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What happens when you don't file taxes?

If you didn't file your taxes one year, you may not want to file the next year because of fear that the IRS will notice that you didn't file the year before. Be careful, one year can lead to another year, to another year and so on.

The IRS doesn't have a statute of limitations on filing your taxes if you owe them money. Even if it has been 10 or 20 years since the taxes were not filed, you can still file them. However, you cannot collect refunds for taxes over the last three years. But if the IRS finds that you owed and never paid, they can start collection at any time. Unfortunately, late filing will mean you owe more as you will have to pay additional penalties and interest.

Can you be charged with a crime for not filing?

There are several different crimes related to evading taxes that, yes, you can be charged with. But this rarely happens because the government can only file criminal charges for tax evasion crimes within six years of the date that the return was due. However, that being said, penalties for tax evasion can carry stiff penalties and fines -- as much as $250,000 in fines and up to five years of incarceration.

How does the IRS try to collect if I haven't filed?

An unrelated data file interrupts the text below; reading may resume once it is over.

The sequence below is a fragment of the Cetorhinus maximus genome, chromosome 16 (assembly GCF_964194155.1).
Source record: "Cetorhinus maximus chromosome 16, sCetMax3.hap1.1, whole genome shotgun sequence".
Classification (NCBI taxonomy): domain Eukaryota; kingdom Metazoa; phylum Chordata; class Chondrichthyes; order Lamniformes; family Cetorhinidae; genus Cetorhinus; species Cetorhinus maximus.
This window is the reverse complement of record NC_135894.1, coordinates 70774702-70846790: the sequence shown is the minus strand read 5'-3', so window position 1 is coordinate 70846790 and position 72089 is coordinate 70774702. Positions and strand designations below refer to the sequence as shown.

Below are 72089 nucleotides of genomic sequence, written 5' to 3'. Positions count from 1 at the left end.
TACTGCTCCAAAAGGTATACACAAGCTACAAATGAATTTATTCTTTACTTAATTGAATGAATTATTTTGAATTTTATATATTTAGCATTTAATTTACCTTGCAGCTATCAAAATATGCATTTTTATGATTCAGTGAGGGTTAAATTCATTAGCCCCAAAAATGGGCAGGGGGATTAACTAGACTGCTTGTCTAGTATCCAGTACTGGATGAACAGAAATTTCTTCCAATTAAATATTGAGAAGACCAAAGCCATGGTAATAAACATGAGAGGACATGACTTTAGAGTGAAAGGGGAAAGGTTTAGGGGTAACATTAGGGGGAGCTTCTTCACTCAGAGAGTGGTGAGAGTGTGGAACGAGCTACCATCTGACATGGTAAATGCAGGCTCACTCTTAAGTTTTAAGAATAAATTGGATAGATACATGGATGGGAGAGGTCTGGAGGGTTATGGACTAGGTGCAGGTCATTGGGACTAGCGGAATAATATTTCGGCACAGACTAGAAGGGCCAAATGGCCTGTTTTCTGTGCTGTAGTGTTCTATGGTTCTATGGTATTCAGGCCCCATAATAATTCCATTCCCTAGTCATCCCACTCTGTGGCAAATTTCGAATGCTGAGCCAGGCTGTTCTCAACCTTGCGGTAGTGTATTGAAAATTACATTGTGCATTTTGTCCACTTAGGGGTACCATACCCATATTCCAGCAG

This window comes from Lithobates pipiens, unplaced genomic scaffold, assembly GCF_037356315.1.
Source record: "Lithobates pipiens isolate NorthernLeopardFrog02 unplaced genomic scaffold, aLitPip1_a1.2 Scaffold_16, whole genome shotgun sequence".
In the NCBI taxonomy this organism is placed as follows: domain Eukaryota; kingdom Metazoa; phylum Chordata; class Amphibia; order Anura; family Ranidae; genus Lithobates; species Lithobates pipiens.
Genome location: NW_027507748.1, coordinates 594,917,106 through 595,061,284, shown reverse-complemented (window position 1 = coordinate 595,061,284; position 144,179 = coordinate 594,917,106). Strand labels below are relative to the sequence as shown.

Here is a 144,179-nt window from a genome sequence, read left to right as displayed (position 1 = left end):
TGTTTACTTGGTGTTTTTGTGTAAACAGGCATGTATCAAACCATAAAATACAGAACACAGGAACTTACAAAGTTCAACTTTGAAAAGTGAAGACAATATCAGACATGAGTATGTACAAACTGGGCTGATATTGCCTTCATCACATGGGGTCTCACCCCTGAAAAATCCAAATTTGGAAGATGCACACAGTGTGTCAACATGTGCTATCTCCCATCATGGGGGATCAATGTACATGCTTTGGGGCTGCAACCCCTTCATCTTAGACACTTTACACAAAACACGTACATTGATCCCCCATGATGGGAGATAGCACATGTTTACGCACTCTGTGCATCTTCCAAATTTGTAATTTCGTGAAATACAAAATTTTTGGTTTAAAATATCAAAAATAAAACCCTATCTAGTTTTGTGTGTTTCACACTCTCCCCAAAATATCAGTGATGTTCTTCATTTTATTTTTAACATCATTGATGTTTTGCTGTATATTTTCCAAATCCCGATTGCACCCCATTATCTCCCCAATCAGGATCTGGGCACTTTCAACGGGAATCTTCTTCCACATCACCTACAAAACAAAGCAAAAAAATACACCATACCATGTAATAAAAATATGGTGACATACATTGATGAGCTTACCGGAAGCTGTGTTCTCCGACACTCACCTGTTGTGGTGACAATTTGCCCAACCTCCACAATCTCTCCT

The IRS may file what is called a Substitution for Return (SFR). They then send you a notice of deficiency for the amount owed. You have a certain amount of days to file a response, and you should do so right away. If you do not, the collection process may start. The IRS can garnish wages or bank accounts, or even file a lien against your property.

Why shouldn't I just let the IRS file for me?

The IRS does not provide for any exemptions or deductions when they file. It is a straight filing of taxes on your income as reported.

If the IRS has filed your income tax for you, you don't have to accept their SFR. But you must respond. You can seek a tax attorney to prepare your returna nd help file any others still outstanding. They may be able to get penalties for late filing reduced or discharged.

Source: FindLaw, "What Happens If You Don't File Taxes for 10 Years or More?," accessed Feb. 23, 2018

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